Instructor: Colin Grudzien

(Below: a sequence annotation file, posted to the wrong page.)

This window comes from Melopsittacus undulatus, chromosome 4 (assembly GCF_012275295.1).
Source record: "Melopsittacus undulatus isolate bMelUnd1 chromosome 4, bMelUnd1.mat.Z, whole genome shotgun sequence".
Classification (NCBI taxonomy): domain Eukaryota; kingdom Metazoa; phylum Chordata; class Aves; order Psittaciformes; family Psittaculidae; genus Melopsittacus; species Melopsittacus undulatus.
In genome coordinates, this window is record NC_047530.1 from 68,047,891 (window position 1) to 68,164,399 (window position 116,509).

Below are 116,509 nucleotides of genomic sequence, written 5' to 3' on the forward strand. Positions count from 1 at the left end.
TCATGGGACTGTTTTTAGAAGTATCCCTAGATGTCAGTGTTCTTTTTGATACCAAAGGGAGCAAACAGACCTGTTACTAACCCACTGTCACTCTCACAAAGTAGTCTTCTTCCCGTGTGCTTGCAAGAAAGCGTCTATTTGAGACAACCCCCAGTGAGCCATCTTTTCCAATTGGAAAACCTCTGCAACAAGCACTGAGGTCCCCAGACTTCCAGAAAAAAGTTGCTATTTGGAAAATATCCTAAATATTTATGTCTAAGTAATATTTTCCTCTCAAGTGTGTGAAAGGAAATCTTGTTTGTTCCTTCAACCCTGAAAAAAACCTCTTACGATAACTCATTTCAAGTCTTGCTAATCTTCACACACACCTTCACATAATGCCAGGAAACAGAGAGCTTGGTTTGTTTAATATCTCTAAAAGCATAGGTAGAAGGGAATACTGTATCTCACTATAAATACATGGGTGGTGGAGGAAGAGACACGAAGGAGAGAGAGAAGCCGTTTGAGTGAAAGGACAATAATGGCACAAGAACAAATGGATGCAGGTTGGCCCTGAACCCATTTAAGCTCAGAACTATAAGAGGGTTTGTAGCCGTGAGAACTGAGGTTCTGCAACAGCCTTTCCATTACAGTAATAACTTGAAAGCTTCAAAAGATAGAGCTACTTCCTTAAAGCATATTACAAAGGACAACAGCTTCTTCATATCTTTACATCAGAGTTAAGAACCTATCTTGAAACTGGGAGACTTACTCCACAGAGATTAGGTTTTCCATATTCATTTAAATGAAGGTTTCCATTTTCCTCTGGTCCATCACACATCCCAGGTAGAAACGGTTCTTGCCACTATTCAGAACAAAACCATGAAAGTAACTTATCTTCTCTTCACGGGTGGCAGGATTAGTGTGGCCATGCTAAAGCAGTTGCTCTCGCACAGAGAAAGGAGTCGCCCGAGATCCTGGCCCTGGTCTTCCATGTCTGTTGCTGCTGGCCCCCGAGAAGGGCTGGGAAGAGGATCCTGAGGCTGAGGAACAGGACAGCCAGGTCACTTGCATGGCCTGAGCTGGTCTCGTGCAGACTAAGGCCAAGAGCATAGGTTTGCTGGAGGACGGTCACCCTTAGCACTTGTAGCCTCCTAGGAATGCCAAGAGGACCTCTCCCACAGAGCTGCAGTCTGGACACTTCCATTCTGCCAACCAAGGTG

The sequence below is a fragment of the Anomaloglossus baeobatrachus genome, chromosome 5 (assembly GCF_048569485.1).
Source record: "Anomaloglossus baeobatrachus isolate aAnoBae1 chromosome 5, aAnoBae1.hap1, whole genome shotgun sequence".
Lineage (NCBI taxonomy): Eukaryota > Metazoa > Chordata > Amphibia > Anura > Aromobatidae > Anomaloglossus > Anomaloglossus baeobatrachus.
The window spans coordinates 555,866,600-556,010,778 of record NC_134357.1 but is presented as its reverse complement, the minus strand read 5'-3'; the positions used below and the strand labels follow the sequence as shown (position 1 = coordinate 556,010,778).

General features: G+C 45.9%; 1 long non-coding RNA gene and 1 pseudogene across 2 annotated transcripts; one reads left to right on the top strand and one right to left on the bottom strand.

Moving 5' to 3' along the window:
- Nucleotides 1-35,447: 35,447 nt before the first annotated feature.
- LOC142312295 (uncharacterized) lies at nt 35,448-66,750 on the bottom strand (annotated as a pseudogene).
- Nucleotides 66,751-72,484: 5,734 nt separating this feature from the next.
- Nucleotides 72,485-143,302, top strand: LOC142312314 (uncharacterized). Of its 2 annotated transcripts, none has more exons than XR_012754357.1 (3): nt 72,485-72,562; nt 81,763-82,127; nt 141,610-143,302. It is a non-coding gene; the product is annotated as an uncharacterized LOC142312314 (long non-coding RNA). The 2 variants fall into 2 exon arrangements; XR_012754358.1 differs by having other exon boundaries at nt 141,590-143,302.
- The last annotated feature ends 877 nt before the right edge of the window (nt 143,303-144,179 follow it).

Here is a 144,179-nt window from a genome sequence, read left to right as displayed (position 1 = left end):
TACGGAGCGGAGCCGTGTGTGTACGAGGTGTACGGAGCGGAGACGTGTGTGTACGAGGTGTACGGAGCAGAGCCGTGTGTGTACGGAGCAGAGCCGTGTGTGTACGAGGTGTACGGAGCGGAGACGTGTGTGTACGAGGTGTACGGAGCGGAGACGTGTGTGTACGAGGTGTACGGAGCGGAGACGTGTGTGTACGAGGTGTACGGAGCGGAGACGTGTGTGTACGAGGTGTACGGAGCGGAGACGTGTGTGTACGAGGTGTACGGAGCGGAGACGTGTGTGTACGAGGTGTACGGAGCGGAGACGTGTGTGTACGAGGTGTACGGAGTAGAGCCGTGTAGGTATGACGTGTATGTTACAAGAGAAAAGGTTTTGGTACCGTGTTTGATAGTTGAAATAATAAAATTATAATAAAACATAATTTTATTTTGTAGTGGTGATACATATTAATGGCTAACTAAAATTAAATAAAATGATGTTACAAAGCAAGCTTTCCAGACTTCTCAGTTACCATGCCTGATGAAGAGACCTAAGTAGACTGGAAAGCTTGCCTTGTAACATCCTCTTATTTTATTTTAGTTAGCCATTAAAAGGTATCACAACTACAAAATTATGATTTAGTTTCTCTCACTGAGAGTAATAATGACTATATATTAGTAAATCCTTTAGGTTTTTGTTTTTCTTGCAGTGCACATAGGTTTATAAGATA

## Instructions: We will work through the following series of activities as a group. Follow the instructions in each sub-section when the instructor assigns you to a breakout room. ## Activities: ### Activity 1: recursive functions A recursive function is one that calls upon itself in order to complete an action. This can look like the following at a high-level: ``` my_recursive_function = function(argument) { if(argument == special_value){ return(argument) } else{ my_new_value = some_action(argument) my_recursive_function(my_new_value) } } ``` #### Exercise 1: A classic example of such a recursive function is one that calculates the factorial, i.e., $$n! = n\times (n-1)\times \cdots \times 1 :=\prod_{i=1}^n i$$ Try writing an initial function that that computes the factorial recursively. This can be performed by filling in some of the lines of code below: #### Exercise 2: In the last function, the simple form given may be prone to errors. For instance, suppose we input a negative value. Try this. Then think of a way to fill in the code to handle the issue encountered. #### Exercise 3: We may not just encounter errors when the argument is negative, what do you think will happen if the argument is non-integer? Try this. Then think of a way to fill in the code to handle the issue encountered. Hint: there's a way to check for non-integer numerical values and other data types entirely with a single argument, try this. ##### Solution: ### Activity 2: function scope #### Exercise 1: Recall that R follows the convention of passing by value, not by reference as in some other programming languages. Knowing this, can you explain the following output in this code? ```{r} modifies_last_entry <- function(array){ dims <- dim(array) array[dims[1], dims[2]] <- pi return(array) } my_mat = matrix(1:12, 3, 4) print(modifies_last_entry(my_mat)) print(my_mat) ``` #### Exercise 2: The above shows an important rule in R, functions create their own local "world" or "scope" that doesn't interfere with the world outside of it. However, can we affect the world that a function operates in? Test the following code. Then change the value of my constant, do you get the same result? ```{r} my_constant <- pi my_function <- function(val){ return(val + my_constant) } my_function(10) ``` #### Exercise 3: We see that there is a hierarchy of variable scope, where `my_function` inherited the value of `my_constant` as a known variable in the function definition. Furthermore, when this value changed, `my_function` itself changed, as it still referenced the current value associated to `my_constant`. This is the notion of local versus global scope of variables. When a variable is defined outside of a function, it's definition is inherited in the lower scope. This could cause unexpected behavior if we are not careful. What do you think will be the behavior of the following function? Can you explain why? ```{r} x <- 10 y <- pi my_function <- function(y){ return(x + y) } ``` ### Activity 3: composition of functions Functions can also take functions as arguments, which can be very useful for producing complex sets of instructions. Fill in the following code so that we recover a function that will take another statistical function and return the associated statistic of the array. Try to return the mean and the standard deviation from the below ```{r} my_data_array <- matrix(1:12, 3, 4) compute_stats_on_my_array <- function(func){ } ```